Lifelong Learning

Lifelong Learning (LLL) is an important concept in today’s knowledge economy. For some vulnerable groups it is not that simple to engage in lifelong learning, however. People with a background of migration and/or low socioeconomic status, especially, have a low participation rate in LLL.  Politics and society are more than ever holding these groups themselves responsible for this problem. The Centre for Family Studies, however, is convinced that our educational system has some structural problems that discourage people continuing their education at a later age and, consequently, fosters inequality. The centre is advocating inclusive education as a means of participation and emancipation.

The Bachelor programme in Family Studies is itself a unique example of how every year a few hundred adults put lifelong learning into practice. The study programme is very emancipatory. For many students this programme signifies a second chance at an education and a lot of students who don’t meet the degree requirements for enrolment, gain access to the programme through an entrance assessment. From the nineties onwards students with few study experiences were stimulated to take part in  the Bachelor programme, by offering them extra classes and installing a mentor programme.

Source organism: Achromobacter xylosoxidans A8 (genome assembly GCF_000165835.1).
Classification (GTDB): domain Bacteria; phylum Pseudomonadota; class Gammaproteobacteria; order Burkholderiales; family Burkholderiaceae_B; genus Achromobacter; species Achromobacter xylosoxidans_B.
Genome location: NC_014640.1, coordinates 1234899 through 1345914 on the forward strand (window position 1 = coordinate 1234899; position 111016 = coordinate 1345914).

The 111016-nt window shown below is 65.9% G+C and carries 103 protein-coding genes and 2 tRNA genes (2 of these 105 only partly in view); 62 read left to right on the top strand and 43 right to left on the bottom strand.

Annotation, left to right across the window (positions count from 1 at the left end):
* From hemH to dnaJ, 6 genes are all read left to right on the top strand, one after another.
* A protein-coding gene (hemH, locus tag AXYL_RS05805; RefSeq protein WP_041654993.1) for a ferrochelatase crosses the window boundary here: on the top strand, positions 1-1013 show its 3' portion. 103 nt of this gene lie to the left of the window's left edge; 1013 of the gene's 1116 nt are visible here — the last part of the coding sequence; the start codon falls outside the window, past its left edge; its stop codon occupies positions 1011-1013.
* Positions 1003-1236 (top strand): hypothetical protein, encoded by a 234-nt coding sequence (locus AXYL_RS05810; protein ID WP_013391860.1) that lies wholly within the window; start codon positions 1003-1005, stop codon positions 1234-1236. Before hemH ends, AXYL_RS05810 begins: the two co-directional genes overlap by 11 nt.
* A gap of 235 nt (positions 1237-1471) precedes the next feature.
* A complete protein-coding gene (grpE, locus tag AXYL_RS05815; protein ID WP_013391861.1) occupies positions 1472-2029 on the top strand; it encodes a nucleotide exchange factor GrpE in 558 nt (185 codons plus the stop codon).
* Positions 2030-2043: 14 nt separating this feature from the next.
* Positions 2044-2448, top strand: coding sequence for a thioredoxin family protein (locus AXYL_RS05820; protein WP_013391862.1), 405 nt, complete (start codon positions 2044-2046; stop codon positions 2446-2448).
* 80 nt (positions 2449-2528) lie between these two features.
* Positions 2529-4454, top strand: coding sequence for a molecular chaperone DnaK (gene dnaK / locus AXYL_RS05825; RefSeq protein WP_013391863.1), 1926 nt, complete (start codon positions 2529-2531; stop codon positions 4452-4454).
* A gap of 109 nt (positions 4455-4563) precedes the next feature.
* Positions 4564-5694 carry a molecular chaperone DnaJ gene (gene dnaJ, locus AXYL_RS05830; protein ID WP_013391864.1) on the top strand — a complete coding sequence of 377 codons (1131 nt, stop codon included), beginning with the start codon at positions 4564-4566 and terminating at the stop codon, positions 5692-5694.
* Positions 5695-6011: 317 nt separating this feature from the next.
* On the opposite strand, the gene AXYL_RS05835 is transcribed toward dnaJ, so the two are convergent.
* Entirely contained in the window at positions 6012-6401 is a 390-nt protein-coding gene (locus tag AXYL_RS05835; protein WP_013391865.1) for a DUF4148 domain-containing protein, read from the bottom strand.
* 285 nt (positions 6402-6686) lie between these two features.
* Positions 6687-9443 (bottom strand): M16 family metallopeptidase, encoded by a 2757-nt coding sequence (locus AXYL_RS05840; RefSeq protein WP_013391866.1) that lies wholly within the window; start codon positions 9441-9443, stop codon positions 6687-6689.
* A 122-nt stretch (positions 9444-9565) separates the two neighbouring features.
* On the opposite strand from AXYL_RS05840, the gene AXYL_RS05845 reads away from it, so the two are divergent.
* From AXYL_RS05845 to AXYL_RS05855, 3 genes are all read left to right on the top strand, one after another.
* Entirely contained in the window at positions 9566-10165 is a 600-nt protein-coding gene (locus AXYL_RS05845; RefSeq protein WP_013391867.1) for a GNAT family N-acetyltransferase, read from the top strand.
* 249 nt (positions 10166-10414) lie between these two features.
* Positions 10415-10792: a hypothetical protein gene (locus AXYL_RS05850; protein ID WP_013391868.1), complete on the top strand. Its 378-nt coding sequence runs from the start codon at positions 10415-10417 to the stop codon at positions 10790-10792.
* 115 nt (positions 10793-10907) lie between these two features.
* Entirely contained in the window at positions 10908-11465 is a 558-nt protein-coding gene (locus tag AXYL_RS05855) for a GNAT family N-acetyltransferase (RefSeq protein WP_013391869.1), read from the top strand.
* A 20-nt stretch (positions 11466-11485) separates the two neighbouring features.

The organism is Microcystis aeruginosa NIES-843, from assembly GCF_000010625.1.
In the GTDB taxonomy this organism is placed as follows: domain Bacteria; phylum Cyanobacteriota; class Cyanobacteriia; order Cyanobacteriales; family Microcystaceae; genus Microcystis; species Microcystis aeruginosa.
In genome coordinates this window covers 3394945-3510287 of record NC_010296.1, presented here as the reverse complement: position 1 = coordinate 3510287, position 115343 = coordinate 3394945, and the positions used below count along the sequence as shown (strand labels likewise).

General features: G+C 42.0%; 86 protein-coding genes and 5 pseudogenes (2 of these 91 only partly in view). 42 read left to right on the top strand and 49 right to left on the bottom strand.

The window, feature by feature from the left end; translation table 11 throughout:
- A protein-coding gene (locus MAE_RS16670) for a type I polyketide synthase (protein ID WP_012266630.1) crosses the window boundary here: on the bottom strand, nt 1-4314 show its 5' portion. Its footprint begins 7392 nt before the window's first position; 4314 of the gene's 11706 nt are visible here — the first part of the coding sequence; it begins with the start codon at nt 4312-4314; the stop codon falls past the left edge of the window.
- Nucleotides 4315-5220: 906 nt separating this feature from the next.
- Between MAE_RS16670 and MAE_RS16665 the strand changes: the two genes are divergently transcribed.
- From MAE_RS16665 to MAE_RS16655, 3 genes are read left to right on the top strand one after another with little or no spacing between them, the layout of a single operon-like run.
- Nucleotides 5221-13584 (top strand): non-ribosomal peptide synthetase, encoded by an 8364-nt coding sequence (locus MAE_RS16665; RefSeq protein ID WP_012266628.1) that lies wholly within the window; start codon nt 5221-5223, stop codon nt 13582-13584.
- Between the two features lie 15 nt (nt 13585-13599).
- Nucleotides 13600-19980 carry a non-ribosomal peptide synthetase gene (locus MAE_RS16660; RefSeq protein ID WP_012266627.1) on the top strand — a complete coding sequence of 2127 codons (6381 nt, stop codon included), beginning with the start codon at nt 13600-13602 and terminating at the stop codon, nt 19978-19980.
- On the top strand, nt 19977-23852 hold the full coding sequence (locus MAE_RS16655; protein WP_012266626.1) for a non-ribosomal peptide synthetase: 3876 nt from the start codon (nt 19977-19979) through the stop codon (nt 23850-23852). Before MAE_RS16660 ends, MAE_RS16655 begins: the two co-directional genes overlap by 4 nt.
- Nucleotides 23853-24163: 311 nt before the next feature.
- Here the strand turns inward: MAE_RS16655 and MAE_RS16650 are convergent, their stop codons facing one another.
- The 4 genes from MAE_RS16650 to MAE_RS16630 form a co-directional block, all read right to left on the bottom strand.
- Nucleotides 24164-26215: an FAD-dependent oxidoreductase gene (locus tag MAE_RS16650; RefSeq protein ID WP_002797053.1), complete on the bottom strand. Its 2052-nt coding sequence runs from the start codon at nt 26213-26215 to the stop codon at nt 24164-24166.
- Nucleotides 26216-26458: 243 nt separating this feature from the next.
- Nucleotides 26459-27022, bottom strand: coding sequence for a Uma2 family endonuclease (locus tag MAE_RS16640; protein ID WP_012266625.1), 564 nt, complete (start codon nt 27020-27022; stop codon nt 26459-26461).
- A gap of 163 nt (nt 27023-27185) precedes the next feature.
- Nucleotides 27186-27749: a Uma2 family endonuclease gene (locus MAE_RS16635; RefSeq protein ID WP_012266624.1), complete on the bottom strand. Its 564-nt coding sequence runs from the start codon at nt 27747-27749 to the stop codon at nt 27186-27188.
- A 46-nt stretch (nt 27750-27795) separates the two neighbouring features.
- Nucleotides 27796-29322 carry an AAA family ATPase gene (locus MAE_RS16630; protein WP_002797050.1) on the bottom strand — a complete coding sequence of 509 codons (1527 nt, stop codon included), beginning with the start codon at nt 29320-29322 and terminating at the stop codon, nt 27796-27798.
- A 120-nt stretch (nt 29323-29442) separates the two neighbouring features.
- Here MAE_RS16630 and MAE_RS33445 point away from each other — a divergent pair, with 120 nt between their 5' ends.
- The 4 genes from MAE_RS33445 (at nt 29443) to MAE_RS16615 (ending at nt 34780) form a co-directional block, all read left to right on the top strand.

Moreover, the Bachelor programme and the centre have developed various initiatives aimed at stimulating the participation and social inclusion of vulnerable students in the educational system. ‘Diversi-Date’, for example, is an annual project in which some 150 high-school students with diverse backgrounds are invited on campus to discuss topics such as identity and ideology in an informal setting. ‘Firmly off the Mark’ is an ESF-funded project that offers a flexible programme and intense guidance to students who feel impeded by their language, culture or prior education to pursue higher education but are otherwise motivated and capable to do so.

FAMCOMPASS (Family Competences Portfolio), lastly, is an instrument that can be applied to measure and validate ‘family competences’. These are competencies that someone acquires as an educator, partner and caretaker in their family and that are often disregarded in the formal assessment of competences. Mapping out these competencies can encourage individuals who are considering an educational programme to take the plunge.

In the future the knowledge centre and bachelor programme will continue to engage in the societal debate regarding lifelong learning and to develop projects and innovations that offer structural solutions to make the educational system more inclusive.

Vision 2020 Supporting vulnerable groups

Methods to improve inclusion in lifelong learning and employment

European project in the Leonardo da Vinci program.

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Vision 2020 Supporting vulnerable groups


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